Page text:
In June 1952, the Rev Robert Mansfield Parker (known by all as Robin) took up office and he stayed until August 1965 when he went to King William’s Town. Sadly, he was buried on the 24th March 1965. He was 61 years old. In 1953, Rev Wrigley and his family left for England.
The churchwardens reported that two fireplaces be built in the Rectory. The one would be situated in the sitting room and the other in the study –total cost £1239 17 10 The Church roof over the transept began leaking badly as a result of wood rot. The fencing of the grounds under the watchful eye of Mr Bruce Dodds was completed and through the generosity of the parishioners’ costs were negligible.
A rainbow bazaar brought in £458.Mrs Whitehead helped with the construction of the rockery and garden at the lower end of the churchyard.
Mrs. Gilbert and Miss Crooks handled the fast-growing Sunday School with aplomb. As a result of no longer hiring, the Memorial Hall out to outside people or organisations rentals dropped considerably. A happy Rector Parker took possession of a shiny new Morris Minor, which had been bought for £488.
In 1954, Rev Parker left St John’s and went to Kenton on Sea and Rev W H Reynolds took over. The funds for the building of the enlarged church grew dramatically with the news that Mr and Mrs Womersley had donated £1000 and anonymous donor £500.
The Rector Rev Parker took leave over the new year and the Rev H T Matthews the Rector of Fort Beaufort would conduct all the usual church services when Rev Parker returned from his leave he spoke regularly for the need of a bigger church. However, the finances were not sufficient to proceed with the alterations and additions and the church had to register a bond of £1000.
Throughout 1954, fundraisers were being held for the Building Fund and Mr and Mrs Wilken gave a concert in their home. The fun filled evening cost 3/6 including the programme of events. The concert started at 8.00 and ended at 9.30 sharp but a dance was held thereafter.
The stalwart of the church, Mr. A. T. Ball, proposed that the churchwardens be authorised to proceed with plans for the erection of a new church costing approximately £10,000. This was seconded by Mr Womersley. The choir under Mr Pritchard consisting of 12-14 members was a very popular contribution to the popularity of the Church and suddenly found themselves without space. Mr Womersley said that he thought no building would commence before £5000 was in the bank. He also confirmed that everything was in a good state of repair. Mr Griffiths expressed his confidence in the project suggesting that if St Saviours could pay for their church so could St John’s. Mr Ball then was thanked profusely by the Rector. It was also proposed that the Longworth window at the end of the side aisle and the Mosel window would be incorporated with the new building. In 1955, tenders ranging from £5,561 to £12,449 were received for the rebuilding of the church. Cash on hand was £6500 leaving a shortfall of £7000.This would facilitate a loan of £7000. A new pipe organ costing £300 from a Cape Town firm would also be installed.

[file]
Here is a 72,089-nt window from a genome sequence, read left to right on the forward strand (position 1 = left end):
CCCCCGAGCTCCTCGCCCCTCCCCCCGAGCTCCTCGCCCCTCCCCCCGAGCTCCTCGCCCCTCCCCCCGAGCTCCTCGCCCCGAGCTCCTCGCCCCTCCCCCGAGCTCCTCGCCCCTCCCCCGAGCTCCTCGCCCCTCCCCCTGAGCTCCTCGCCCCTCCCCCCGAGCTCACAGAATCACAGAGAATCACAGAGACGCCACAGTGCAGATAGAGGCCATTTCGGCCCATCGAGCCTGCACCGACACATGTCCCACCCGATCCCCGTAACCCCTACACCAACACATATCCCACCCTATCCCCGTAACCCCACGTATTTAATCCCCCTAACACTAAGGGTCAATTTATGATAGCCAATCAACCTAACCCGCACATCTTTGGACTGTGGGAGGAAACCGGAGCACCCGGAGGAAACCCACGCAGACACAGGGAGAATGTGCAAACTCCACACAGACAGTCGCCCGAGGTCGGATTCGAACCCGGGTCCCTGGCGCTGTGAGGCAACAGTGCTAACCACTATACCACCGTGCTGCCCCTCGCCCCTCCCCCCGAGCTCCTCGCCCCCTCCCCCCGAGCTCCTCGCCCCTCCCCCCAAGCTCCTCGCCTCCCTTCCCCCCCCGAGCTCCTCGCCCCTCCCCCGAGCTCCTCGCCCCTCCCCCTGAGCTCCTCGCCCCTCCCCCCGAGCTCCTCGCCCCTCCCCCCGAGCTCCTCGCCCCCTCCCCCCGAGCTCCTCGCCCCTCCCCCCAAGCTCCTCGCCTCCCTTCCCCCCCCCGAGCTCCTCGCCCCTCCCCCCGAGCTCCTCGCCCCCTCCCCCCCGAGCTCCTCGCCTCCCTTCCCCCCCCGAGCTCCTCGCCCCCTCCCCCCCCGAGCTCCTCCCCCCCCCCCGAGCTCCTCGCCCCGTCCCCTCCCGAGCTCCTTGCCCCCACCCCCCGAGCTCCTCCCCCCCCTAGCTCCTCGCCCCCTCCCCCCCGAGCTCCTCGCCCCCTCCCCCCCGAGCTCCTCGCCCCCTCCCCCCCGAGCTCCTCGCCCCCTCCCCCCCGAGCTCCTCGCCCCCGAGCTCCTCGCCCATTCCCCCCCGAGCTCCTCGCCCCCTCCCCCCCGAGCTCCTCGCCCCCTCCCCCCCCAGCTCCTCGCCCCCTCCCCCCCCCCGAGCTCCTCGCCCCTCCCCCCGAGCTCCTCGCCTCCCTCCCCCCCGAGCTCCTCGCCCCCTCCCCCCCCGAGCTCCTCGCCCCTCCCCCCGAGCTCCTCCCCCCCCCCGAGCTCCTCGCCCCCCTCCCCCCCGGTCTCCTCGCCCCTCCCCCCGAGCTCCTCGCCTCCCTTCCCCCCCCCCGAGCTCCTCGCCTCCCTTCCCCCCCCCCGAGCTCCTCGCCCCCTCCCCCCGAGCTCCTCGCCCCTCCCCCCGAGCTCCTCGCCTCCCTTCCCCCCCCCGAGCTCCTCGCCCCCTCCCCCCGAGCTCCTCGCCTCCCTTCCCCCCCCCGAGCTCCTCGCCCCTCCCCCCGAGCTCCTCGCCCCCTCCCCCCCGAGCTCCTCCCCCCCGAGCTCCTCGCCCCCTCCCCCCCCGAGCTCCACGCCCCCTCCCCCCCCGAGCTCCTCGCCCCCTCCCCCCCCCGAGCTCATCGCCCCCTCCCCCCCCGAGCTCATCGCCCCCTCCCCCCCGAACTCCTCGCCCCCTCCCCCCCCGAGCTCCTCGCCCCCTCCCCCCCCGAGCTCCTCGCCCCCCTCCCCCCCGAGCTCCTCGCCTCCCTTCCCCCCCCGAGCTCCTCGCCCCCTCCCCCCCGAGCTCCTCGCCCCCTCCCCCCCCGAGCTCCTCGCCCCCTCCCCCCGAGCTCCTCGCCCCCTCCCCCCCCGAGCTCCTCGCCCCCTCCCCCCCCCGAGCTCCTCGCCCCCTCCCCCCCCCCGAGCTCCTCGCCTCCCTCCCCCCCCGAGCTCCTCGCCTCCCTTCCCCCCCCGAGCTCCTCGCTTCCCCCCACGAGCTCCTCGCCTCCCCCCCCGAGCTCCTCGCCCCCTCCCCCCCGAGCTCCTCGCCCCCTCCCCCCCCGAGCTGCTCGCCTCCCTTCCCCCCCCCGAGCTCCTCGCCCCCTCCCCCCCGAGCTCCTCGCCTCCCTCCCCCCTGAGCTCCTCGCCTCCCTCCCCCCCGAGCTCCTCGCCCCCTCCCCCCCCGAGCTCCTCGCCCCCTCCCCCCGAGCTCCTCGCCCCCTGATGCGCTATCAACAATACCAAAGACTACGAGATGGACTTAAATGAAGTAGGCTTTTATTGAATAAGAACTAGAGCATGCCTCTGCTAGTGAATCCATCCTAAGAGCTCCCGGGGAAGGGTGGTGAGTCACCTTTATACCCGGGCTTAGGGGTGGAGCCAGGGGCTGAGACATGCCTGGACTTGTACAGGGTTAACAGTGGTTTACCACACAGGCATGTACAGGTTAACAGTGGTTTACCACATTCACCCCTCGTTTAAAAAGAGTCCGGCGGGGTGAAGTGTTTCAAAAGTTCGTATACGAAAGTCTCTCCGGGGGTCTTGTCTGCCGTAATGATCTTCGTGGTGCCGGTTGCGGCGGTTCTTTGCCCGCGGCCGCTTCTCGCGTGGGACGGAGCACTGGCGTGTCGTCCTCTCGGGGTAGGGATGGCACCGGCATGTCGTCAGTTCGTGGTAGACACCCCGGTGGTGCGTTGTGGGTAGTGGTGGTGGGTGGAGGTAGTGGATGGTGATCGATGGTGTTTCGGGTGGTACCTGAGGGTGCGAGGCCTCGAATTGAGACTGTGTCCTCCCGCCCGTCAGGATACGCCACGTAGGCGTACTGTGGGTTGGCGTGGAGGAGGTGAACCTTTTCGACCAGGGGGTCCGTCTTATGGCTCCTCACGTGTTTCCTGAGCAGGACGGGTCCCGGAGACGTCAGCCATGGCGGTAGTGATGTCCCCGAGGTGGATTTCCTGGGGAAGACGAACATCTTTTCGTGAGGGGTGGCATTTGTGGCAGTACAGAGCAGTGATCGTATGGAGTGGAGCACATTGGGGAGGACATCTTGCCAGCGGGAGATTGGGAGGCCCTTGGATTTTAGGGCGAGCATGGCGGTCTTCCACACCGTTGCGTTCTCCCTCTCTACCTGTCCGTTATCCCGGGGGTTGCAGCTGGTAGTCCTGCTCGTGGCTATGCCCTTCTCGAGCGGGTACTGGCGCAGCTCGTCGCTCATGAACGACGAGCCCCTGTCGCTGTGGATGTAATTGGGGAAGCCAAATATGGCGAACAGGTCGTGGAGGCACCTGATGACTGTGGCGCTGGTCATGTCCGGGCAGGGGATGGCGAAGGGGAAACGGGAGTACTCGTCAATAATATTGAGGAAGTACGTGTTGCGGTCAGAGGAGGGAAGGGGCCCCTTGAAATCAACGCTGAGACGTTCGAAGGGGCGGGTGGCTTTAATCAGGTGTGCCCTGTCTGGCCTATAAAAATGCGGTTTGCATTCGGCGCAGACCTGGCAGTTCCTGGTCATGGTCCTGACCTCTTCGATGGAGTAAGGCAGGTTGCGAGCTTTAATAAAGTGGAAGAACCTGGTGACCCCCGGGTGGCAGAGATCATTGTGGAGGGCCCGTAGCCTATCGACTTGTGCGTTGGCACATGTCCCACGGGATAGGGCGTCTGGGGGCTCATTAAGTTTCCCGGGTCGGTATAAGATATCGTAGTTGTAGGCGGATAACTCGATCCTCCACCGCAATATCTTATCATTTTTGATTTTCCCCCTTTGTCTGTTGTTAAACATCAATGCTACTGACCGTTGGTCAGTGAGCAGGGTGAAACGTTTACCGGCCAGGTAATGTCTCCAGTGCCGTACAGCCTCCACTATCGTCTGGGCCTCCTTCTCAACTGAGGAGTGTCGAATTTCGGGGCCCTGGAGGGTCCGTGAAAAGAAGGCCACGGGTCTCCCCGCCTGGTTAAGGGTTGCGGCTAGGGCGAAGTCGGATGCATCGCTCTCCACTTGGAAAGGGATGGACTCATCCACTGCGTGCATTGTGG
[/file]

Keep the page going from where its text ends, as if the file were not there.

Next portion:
Two hundred prayer and hymnbooks costing £151-16-11 were bought. The Sunday School was attracting 130 to 140 children per week. In 1956, the old church building was demolished to make way for the present building and the project was completed with the addition of a fine pipe organ in 1965.
Mr P K Wolmersley, a sidesman of many years, resigned in 1957. Mr Tanton requested at a meeting if a sign could be erected at the 8th Avenue entrance as many people believed our church to be St John’s Baptist Church. In 1958, a Charlo property was purchased for the Assistant Curate for £3,200.
In February 1957, it was reported that a Mr Hooper, a sculptor attached to Port Elizabeth Technikon, was prepared to make a statue of Saint John the Baptist above the door provided a donor could be found. Estimated cost £110.
The following year the Rector proudly announced that the church attracted 200 people a week and that the attendance at the Sunday School was equally impressive. Meanwhile the woman members of the church worked four times a month at the old Oceana Tea Room (near Bayworld stands today) making teas and coffee and scones for the many people who flocked over the weekend. The scones were well known right across the Eastern Cape.
In 1961, the Rector announced that Father Jones would be assisting with some parish duties. In March 1961 the high rates of interest on mortgages (7%pa) had caused the church to reflect a loss for the first six months of R31.50. However, the accounts reflected a profit of R1482 for the second half of 1962. In 1963, the benign, good-natured Father Thornley Jones left the church and headed back to the land of his birth England.
Rev R E B Taylor assumed office in October 1965 and after 15 years at the helm left for Cape Town in December 1980, He was a quiet spoken man and soon settled down to his duties with the extra burden of the political policies of the then government.
The 1960’s were busy times and in 1967 the church bought forty new chairs as a result of a small surplus on the books. Reverend Taylor announced rather surprisingly in 1968 that should there be no organist available at the 8 o’ clock service hymns should the sung unaccompanied. Dr Proctor moved that the Rector and the churchwardens be authorised to build a new rectory. The Diocesan Trust’s Board be approached for a loan of R14,500. After a great deal of discussion with the Diocese’s offices work commenced and in 1969 the Bishop of Grahamstown duly consecrated the alterations and additions. The cost was R13947 (Diocese Loan R9000, Donations R3277 and own resources R1677). All the while the church community involved themselves in fundraising activities e.g., Parish Braaivleis, Bazaars, Garden Teas. In fact, the church was proud to announce that there was a R2,767 surplus of income over expenditure. The new church was consecrated by Bishop Gordon Tindall on 2 June 1968. It was proudly announced in 1969 that the church had paid off its bond.